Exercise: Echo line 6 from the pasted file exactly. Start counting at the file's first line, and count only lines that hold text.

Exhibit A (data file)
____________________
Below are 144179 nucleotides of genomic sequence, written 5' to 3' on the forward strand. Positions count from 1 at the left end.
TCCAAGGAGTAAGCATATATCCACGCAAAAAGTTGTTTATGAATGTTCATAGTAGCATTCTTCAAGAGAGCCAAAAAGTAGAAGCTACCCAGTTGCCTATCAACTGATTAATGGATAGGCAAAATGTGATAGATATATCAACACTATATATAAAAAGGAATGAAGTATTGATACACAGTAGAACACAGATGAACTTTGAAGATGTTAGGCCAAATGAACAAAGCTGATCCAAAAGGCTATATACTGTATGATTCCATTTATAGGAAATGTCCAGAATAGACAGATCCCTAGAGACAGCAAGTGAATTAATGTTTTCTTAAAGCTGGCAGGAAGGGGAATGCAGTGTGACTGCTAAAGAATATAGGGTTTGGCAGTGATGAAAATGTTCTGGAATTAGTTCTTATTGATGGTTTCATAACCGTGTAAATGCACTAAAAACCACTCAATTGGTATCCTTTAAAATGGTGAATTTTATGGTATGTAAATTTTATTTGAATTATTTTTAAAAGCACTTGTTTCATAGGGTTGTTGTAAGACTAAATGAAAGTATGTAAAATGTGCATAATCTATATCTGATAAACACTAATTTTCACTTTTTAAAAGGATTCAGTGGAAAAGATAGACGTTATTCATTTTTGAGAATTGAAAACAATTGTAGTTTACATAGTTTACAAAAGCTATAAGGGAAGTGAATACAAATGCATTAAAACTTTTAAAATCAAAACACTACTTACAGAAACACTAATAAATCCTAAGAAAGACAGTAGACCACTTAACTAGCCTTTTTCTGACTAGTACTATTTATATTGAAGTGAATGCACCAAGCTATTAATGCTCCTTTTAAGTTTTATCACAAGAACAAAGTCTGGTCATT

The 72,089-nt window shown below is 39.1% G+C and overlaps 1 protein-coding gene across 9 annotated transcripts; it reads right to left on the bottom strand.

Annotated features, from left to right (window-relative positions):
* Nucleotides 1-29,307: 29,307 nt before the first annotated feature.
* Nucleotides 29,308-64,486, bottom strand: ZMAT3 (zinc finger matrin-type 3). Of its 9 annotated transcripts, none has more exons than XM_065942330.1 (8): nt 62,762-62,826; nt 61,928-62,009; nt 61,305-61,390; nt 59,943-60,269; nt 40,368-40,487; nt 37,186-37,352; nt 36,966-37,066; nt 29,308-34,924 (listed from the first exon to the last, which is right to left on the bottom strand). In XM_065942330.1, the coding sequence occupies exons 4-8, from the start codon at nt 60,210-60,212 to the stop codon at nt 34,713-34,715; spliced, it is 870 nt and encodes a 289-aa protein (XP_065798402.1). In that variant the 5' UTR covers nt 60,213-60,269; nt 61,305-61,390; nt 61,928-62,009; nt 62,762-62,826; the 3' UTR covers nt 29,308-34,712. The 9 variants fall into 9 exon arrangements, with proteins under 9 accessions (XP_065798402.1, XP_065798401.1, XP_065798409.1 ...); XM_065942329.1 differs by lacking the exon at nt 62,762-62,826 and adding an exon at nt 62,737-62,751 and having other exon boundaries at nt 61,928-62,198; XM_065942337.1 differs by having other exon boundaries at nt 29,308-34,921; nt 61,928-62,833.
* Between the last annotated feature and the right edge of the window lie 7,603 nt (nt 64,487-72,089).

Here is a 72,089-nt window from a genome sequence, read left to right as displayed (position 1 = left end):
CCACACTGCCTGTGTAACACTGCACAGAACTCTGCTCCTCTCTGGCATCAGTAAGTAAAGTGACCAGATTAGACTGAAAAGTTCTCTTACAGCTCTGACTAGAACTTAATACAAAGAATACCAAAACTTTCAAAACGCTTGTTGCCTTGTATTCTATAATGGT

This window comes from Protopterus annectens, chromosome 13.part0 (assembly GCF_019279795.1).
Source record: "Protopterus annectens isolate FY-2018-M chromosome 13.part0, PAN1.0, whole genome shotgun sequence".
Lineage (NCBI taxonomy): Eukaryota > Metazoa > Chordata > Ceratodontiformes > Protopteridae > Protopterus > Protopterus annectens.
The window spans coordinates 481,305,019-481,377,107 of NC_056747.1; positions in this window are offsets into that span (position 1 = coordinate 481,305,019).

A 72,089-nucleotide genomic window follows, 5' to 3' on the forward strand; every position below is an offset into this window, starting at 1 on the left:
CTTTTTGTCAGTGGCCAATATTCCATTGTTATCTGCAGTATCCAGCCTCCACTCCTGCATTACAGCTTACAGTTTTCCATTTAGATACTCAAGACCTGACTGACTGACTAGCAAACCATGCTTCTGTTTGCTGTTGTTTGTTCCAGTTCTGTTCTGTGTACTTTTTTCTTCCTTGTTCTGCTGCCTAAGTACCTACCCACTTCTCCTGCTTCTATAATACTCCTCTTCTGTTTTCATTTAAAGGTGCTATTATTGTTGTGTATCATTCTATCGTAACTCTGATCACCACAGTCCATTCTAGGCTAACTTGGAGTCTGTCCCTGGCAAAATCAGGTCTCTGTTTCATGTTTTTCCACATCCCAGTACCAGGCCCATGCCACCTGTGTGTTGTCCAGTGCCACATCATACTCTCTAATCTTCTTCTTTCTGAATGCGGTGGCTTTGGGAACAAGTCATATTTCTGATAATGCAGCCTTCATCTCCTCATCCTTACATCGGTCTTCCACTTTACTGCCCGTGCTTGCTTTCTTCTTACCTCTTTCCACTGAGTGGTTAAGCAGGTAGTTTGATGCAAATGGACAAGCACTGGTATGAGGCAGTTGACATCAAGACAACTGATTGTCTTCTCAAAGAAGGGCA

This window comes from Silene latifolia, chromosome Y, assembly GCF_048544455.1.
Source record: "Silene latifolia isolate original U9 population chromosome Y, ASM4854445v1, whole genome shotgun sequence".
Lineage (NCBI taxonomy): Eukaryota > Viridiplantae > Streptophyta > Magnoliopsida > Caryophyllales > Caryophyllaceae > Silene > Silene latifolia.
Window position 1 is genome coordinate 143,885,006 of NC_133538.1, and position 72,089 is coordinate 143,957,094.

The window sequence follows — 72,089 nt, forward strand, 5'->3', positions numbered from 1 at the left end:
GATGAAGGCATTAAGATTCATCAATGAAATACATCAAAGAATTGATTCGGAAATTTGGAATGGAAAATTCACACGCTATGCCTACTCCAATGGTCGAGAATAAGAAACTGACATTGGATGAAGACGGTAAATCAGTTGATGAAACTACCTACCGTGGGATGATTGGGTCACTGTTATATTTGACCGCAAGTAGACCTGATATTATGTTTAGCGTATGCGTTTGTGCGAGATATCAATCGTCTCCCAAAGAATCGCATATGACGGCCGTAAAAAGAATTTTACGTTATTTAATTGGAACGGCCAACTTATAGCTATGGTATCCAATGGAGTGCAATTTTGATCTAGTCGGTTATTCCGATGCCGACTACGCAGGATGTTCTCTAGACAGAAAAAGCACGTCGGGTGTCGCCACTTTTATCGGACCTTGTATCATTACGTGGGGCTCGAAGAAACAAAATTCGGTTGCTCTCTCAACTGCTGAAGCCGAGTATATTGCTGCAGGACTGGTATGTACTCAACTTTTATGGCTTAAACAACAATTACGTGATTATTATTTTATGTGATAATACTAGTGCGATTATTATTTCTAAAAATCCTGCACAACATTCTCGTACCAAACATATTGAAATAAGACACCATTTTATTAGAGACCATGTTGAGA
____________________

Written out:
* Nucleotides 29,308-64,486, bottom strand: ZMAT3 (zinc finger matrin-type 3). Of its 9 annotated transcripts, none has more exons than XM_065942330.1 (8): nt 62,762-62,826; nt 61,928-62,009; nt 61,305-61,390; nt 59,943-60,269; nt 40,368-40,487; nt 37,186-37,352; nt 36,966-37,066; nt 29,308-34,924 (listed from the first exon to the last, which is right to left on the bottom strand). In XM_065942330.1, the coding sequence occupies exons 4-8, from the start codon at nt 60,210-60,212 to the stop codon at nt 34,713-34,715; spliced, it is 870 nt and encodes a 289-aa protein (XP_065798402.1). In that variant the 5' UTR covers nt 60,213-60,269; nt 61,305-61,390; nt 61,928-62,009; nt 62,762-62,826; the 3' UTR covers nt 29,308-34,712. The 9 variants fall into 9 exon arrangements, with proteins under 9 accessions (XP_065798402.1, XP_065798401.1, XP_065798409.1 ...); XM_065942329.1 differs by lacking the exon at nt 62,762-62,826 and adding an exon at nt 62,737-62,751 and having other exon boundaries at nt 61,928-62,198; XM_065942337.1 differs by having other exon boundaries at nt 29,308-34,921; nt 61,928-62,833.